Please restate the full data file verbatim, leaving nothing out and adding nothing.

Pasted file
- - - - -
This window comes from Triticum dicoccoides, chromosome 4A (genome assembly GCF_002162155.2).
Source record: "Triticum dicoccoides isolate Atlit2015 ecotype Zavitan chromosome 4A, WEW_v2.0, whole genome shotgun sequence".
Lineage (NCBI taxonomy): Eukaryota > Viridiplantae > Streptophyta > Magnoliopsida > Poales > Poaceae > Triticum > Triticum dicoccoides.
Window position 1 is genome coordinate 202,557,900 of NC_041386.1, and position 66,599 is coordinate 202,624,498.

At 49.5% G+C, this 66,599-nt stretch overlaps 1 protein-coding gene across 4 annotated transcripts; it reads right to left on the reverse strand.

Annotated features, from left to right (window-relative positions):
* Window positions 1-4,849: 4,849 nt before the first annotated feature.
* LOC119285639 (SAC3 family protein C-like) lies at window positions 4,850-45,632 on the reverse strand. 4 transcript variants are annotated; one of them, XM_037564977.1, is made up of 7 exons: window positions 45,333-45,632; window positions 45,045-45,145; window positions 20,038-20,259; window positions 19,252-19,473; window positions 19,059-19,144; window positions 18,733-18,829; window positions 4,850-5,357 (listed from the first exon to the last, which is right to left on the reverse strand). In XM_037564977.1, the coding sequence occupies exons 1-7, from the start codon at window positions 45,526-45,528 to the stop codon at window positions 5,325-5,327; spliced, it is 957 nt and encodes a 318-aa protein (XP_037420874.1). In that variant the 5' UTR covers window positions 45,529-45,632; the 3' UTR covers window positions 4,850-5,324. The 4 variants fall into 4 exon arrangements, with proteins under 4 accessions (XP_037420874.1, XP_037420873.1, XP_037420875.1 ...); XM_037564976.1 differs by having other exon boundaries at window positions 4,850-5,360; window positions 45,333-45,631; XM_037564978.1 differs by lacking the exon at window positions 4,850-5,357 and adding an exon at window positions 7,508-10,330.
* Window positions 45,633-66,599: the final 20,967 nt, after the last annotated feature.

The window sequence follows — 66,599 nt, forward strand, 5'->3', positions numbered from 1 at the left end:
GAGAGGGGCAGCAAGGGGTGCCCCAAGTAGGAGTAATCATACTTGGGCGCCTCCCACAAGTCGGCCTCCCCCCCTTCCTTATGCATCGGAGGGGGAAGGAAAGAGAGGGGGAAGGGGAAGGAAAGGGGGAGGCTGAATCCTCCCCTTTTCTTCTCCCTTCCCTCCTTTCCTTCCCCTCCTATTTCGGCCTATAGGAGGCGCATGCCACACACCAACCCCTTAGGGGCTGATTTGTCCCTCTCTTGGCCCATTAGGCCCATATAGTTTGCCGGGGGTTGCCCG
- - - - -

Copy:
This window comes from Triticum dicoccoides, chromosome 4A (genome assembly GCF_002162155.2).
Source record: "Triticum dicoccoides isolate Atlit2015 ecotype Zavitan chromosome 4A, WEW_v2.0, whole genome shotgun sequence".
Lineage (NCBI taxonomy): Eukaryota > Viridiplantae > Streptophyta > Magnoliopsida > Poales > Poaceae > Triticum > Triticum dicoccoides.
Window position 1 is genome coordinate 202,557,900 of NC_041386.1, and position 66,599 is coordinate 202,624,498.

At 49.5% G+C, this 66,599-nt stretch overlaps 1 protein-coding gene across 4 annotated transcripts; it reads right to left on the reverse strand.

Annotated features, from left to right (window-relative positions):
* Window positions 1-4,849: 4,849 nt before the first annotated feature.
* LOC119285639 (SAC3 family protein C-like) lies at window positions 4,850-45,632 on the reverse strand. 4 transcript variants are annotated; one of them, XM_037564977.1, is made up of 7 exons: window positions 45,333-45,632; window positions 45,045-45,145; window positions 20,038-20,259; window positions 19,252-19,473; window positions 19,059-19,144; window positions 18,733-18,829; window positions 4,850-5,357 (listed from the first exon to the last, which is right to left on the reverse strand). In XM_037564977.1, the coding sequence occupies exons 1-7, from the start codon at window positions 45,526-45,528 to the stop codon at window positions 5,325-5,327; spliced, it is 957 nt and encodes a 318-aa protein (XP_037420874.1). In that variant the 5' UTR covers window positions 45,529-45,632; the 3' UTR covers window positions 4,850-5,324. The 4 variants fall into 4 exon arrangements, with proteins under 4 accessions (XP_037420874.1, XP_037420873.1, XP_037420875.1 ...); XM_037564976.1 differs by having other exon boundaries at window positions 4,850-5,360; window positions 45,333-45,631; XM_037564978.1 differs by lacking the exon at window positions 4,850-5,357 and adding an exon at window positions 7,508-10,330.
* Window positions 45,633-66,599: the final 20,967 nt, after the last annotated feature.

The window sequence follows — 66,599 nt, forward strand, 5'->3', positions numbered from 1 at the left end:
GAGAGGGGCAGCAAGGGGTGCCCCAAGTAGGAGTAATCATACTTGGGCGCCTCCCACAAGTCGGCCTCCCCCCCTTCCTTATGCATCGGAGGGGGAAGGAAAGAGAGGGGGAAGGGGAAGGAAAGGGGGAGGCTGAATCCTCCCCTTTTCTTCTCCCTTCCCTCCTTTCCTTCCCCTCCTATTTCGGCCTATAGGAGGCGCATGCCACACACCAACCCCTTAGGGGCTGATTTGTCCCTCTCTTGGCCCATTAGGCCCATATAGTTTGCCGGGGGTTGCCCG